Photo courtesy of UTSA

Mark McClendon

Photo courtesy of UTSA

Caroline Traylor

Photo courtesy of UTSA
Photo courtesy of UTSA


With Dr. John H. Frederick

Provost and Vice President for

Academic Affairs

University of Texas at San Antonio

What alerted you to be concerned with DFW rates among UTSA students and what strategies are being implemented to reduce them? Do rates vary among colleges? There seems to be a particular concern among the Sciences.

A couple of years ago, I asked to see the data for failure rates in gateway courses after hearing anecdotes about students retaking classes numerous times. I was concerned that retaking courses was one cause for students taking longer than four years to complete their degrees.

The DFW rates do vary among colleges, with the defining characteristic being that more quantitative courses tend to have higher failure rates. This includes primarily courses in sciences, engineering and business though there are isolated courses in other disciplines with high failure rates also.

How do improving DFW rates impact UTSA’s four year plan to improve graduation rates?

There are several ways that lowering DFW rates promotes faster degree completion, the most obvious being that students would not have to retake courses as much, creating additional capacity for other students in those courses who are otherwise on track for a four-year degree. The net result should be easier scheduling for students and more attention paid for helping students succeed academically.

Is there a higher concentration of DFW rates in certain disciplines?

The higher DFW rates appear to be clustered in quantitative disciplines like the natural sciences, engineering, mathematics and accounting, though I am pleased that most of those areas have greatly decreased the course rate failure rates, particularly general chemistry and principles of accounting.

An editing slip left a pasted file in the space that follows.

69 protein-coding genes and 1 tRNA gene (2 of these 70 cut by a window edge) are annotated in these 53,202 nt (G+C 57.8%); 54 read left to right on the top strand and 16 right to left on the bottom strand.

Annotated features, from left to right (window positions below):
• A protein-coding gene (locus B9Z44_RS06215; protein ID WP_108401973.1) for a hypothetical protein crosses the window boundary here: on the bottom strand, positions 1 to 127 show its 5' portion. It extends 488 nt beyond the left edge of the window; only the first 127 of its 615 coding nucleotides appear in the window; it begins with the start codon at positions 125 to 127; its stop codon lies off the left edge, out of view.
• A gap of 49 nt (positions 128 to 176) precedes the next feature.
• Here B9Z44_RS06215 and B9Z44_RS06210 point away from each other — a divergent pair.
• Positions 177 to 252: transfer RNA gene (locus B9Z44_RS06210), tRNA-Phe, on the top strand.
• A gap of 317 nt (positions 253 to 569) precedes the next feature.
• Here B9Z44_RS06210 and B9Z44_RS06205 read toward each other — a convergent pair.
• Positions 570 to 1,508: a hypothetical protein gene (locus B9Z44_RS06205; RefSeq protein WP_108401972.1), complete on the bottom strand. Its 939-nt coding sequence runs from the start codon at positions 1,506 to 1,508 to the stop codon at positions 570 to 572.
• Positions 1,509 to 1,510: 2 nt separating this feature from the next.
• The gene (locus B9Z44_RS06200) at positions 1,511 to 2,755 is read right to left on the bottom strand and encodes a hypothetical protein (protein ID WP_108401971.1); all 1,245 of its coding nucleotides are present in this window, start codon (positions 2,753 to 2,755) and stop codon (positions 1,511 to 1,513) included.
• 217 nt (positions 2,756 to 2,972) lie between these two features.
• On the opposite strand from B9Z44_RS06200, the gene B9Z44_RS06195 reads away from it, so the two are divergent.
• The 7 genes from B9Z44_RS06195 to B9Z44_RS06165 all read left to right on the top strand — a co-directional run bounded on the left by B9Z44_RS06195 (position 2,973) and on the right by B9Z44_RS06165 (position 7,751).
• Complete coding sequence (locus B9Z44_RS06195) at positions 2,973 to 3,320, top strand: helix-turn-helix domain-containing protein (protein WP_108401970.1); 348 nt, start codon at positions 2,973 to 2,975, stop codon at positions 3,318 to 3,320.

How do you respond to faculty who say that it’s the students’ responsibility to not drop, withdraw or fail their courses?

Traditionally, faculty have been the master of everything that happens in the classroom, and they have been right to hold students accountable for poor performance or, in some cases, non-performance (and non attendance). The message that we are trying to communicate to faculty is that they can take ownership of student performances by, in some classes, changing the way that they organize and manage their classes. For example, they could incorporate regular test/quizzes that encourage student attendance, they could adopt more active-learning techniques to engage students in the learning process and they could do more to reach out to under-performing students in their classes to help them earn a better grade.

These approaches have been successfully employed by a number of faculty members on our campus, and some of those faculty recently shared their experiences in a great workshop that was organized by the Academy of Distinguished Teaching Scholars. I think the take-home message from the workshop is that the faculty member does not have to lower their standards to achieve lower DFW rates, but they do have to take some different approaches to their reaching and increase the support that they provide to students in their classes.

What about the students who simply choose not to attend classes? How does an instructor bring those students along in regards to reducing DFW rates?